He first appeared on stage when he was 4 years old. "I got up on a pillow in the living room, turned on the radio, and conducted the Boston Symphony Orchestra," he recalled with a smile. "Then I did Amahl and the Night Visitors when I was about 14.
"I don't think I ever really decided to be an actor," Paul said. "I looked for a college with a good theater arts department, but I don't think I'd really made the choice. It was a dream. I loved Humphrey Bogart, Gary Cooper and Clark Gable. I watched a lot of TV. I spent a lot of time with myself and my fantasies. I went hunting a lot and spent the day walking through the woods. I wasn't thinking about being a star. Fantasies are interesting things. Sometimes...I don't know," he shrugged and grinned.
"I used to think that if I counted to 26 every night when I went to bed, then when I got to be 26 years old, I'd never get any older. In my fantasies, I would be famous. I'd walk through the woods and want to be a great hunter. I wanted to be a great everything! I wanted attention, love, adulation, affection - all of that went along with my fantasies."
Once he decided to be an actor, his parents were like many others. "They were very skeptical," he admitted. "They were afraid it was not a lucrative or secure profession - or even a respectable one! Actors are still looked upon as freaks. If you do anything human, they are surprised. Society only respects actors when they become politicians or heads of government." He laughed.
But Paul stuck with it. He appeared in numerous off-Broadway plays after making his New York stage debut in Joseph Papp's rock version of Hamlet in 1968. He was a regular in the daytime TV series Love of Life for nine months and in Love is a Many Splendored Thing for seven months. He appeared on Broadway in Butterflies Are Free and The Man in the Glass Booth.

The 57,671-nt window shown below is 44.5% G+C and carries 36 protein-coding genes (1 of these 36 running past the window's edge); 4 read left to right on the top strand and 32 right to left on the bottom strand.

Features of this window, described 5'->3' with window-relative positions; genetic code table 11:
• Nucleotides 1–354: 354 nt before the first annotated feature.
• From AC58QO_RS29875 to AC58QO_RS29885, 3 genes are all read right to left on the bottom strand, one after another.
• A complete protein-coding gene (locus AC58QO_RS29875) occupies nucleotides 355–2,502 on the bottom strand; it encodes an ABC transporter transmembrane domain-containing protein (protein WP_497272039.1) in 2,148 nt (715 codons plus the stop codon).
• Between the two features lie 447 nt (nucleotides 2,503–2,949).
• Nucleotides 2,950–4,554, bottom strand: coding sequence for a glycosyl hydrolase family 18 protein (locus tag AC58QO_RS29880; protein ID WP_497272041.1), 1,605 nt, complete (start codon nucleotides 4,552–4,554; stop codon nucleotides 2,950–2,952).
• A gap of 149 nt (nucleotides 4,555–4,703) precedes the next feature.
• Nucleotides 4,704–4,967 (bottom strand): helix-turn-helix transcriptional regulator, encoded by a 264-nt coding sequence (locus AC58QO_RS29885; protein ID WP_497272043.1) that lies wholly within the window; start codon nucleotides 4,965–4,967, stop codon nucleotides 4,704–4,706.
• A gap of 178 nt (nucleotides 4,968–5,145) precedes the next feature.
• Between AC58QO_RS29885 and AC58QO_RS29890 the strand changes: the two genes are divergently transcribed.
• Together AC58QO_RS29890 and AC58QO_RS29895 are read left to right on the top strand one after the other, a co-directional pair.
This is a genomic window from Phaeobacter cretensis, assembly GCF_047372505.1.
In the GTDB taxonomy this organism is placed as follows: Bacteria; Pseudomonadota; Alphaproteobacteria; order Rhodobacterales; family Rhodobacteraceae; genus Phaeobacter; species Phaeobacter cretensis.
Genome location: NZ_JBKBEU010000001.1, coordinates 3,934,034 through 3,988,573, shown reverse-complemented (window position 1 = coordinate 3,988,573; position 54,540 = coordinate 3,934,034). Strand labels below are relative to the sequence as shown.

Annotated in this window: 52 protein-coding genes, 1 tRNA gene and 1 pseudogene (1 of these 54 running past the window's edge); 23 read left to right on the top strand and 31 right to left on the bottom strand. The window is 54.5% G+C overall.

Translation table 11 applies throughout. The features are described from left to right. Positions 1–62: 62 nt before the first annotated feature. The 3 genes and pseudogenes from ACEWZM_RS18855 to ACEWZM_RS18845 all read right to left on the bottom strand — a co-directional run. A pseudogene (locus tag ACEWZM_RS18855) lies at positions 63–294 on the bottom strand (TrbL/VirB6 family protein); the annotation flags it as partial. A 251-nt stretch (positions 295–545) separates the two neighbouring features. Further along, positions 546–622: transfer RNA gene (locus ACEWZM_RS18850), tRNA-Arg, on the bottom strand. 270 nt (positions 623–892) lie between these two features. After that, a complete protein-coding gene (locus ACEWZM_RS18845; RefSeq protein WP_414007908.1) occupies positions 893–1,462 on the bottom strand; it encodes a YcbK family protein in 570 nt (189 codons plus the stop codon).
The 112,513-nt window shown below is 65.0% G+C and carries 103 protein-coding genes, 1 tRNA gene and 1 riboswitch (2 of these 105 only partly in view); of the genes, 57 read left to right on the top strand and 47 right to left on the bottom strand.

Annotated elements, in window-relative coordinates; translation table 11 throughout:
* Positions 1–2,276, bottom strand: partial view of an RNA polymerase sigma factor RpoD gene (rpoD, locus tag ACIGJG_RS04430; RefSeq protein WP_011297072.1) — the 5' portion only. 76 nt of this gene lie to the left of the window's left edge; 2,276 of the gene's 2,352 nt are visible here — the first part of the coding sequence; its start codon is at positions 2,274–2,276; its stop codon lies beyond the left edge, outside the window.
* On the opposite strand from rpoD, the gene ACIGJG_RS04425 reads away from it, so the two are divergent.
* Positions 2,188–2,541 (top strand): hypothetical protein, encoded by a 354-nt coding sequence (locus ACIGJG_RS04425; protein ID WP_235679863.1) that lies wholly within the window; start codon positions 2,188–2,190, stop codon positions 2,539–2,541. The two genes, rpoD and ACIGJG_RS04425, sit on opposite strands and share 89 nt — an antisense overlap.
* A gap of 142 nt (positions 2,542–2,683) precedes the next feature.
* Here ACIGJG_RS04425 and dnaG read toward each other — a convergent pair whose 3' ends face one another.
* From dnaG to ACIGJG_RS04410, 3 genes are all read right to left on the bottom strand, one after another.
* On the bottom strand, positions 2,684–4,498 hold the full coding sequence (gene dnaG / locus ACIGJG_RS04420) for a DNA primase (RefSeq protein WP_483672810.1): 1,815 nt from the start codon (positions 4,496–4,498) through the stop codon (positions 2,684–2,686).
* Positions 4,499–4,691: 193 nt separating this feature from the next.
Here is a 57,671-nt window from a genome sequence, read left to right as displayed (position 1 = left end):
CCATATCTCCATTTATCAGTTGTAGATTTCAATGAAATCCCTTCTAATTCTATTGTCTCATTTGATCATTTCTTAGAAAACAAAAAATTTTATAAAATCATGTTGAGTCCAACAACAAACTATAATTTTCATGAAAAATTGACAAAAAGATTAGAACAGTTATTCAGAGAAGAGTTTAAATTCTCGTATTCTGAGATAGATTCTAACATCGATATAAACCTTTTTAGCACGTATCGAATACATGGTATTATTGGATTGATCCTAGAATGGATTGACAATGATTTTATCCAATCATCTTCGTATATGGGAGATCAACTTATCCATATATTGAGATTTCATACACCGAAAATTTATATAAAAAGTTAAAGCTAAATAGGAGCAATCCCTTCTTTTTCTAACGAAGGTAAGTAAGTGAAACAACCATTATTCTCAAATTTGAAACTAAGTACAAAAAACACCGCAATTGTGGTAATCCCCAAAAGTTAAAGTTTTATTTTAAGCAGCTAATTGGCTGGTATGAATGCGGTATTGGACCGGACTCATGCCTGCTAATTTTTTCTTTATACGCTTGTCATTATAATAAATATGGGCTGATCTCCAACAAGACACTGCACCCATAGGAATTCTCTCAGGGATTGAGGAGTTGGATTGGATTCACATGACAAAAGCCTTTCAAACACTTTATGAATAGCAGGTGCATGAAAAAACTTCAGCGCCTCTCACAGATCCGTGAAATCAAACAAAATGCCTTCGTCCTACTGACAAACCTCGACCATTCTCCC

And today? "This is a happy time," Paul said. "I have a lady I love, and all of this is just the beginning of what I hope to do. I'd like to direct an incredible feature film. I'd like to create something that will reach the masses and pick them up. I've written two screenplays, but nothing's been done with them. I wrote one script for Starsky & Hutch, but it was rejected. It was too foolish for them. I do hope there will be more humor in the shows this year."
And what about all the fancy driving on the show, I asked Paul. Does he do any of it?
"I enjoy driving a good car," he replied. "I'd like to get a new car but my business manager won't let me. When I was a kid, I drove a lot. I guess that's where I got the ability to drive in the series. Yes," he said, "I do a lot of driving on the show. They won't let us do any of the physical stuff, though - like the falls and the crashing around. There's no reason for us to do that. They pay other people to do the stunts."
When he's not working, Paul said, "I go to the beach or to the movies. I play tennis. I take my two dogs for long walks. And recently," he added, "I sang for the first time at a benefit with David (Soul). Was that fun!"